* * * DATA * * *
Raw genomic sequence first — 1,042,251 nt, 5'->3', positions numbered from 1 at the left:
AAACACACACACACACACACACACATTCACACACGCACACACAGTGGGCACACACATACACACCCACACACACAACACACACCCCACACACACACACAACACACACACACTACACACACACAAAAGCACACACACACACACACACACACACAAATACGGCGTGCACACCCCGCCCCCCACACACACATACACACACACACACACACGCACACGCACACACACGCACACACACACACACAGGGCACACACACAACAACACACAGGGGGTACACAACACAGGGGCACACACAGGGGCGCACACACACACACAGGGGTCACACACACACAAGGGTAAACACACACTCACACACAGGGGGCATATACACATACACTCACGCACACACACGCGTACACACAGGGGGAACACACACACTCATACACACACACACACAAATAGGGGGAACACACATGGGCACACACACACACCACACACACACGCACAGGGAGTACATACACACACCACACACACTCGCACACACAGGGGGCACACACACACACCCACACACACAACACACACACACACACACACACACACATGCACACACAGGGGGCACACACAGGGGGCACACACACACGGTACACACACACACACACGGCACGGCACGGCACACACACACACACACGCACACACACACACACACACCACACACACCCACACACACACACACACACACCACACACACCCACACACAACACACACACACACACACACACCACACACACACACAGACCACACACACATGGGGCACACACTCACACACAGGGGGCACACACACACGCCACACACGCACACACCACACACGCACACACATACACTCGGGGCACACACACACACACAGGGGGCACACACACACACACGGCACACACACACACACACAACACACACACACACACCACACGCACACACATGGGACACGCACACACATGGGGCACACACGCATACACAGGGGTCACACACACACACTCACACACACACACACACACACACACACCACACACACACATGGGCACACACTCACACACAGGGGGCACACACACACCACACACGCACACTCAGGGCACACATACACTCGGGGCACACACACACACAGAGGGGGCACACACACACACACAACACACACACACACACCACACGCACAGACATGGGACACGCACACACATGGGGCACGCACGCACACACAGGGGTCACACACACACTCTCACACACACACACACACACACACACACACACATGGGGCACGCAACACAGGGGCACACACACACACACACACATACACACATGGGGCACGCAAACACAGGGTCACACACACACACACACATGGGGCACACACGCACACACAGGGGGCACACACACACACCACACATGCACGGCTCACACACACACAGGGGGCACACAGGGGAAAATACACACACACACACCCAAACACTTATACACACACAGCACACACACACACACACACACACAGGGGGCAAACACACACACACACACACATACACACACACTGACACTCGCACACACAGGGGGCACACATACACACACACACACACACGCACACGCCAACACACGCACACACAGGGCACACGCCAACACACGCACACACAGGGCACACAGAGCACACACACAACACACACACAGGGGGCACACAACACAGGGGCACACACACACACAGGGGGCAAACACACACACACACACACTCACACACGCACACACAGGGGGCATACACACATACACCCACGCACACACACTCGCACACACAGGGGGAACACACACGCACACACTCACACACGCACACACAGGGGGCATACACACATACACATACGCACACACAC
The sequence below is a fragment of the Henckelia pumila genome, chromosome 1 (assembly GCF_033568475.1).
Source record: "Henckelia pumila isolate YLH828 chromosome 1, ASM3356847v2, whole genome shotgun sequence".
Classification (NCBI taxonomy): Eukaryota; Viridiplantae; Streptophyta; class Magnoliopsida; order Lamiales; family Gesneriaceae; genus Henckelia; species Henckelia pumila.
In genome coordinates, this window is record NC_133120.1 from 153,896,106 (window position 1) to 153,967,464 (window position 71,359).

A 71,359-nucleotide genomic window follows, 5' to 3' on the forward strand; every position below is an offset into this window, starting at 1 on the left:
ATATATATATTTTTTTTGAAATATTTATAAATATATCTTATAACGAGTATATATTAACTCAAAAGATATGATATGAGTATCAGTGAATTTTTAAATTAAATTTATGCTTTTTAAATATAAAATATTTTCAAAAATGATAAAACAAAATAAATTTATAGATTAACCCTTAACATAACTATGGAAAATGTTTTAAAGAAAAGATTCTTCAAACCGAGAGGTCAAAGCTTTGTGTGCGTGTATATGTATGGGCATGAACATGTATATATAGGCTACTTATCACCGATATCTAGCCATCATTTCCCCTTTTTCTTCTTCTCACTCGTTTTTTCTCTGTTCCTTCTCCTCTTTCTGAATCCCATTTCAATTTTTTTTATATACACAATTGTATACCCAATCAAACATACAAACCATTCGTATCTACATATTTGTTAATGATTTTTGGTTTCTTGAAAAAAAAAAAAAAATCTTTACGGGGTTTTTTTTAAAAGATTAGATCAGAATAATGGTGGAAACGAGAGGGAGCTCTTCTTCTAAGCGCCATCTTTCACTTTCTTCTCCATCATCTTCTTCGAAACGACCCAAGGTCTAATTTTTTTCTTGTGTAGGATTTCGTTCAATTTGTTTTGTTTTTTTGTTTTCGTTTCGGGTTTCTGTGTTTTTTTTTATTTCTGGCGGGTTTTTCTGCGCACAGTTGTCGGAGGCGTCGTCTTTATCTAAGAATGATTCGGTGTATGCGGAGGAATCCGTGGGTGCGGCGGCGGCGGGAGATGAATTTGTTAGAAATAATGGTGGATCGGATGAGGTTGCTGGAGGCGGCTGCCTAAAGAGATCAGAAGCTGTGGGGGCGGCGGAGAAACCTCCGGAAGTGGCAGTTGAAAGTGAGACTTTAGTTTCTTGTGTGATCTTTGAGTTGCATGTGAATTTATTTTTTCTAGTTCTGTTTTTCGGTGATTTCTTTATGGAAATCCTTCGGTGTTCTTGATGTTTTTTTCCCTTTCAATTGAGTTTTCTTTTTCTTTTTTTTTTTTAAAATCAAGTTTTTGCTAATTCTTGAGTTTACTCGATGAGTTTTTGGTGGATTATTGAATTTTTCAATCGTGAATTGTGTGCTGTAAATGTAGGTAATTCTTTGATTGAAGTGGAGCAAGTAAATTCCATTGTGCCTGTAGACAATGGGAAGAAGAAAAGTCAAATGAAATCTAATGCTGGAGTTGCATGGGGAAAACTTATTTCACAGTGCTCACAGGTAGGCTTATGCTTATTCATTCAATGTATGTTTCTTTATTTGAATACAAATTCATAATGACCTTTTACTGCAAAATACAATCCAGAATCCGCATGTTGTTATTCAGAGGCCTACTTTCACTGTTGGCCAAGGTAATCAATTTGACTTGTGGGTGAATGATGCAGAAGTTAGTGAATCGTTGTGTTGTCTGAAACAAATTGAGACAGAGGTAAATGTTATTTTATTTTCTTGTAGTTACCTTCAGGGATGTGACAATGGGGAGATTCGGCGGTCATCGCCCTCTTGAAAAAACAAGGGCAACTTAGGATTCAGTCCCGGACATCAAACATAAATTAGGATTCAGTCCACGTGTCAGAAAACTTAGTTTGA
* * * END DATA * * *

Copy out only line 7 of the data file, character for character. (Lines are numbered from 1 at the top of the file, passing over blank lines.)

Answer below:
A 71,359-nucleotide genomic window follows, 5' to 3' on the forward strand; every position below is an offset into this window, starting at 1 on the left: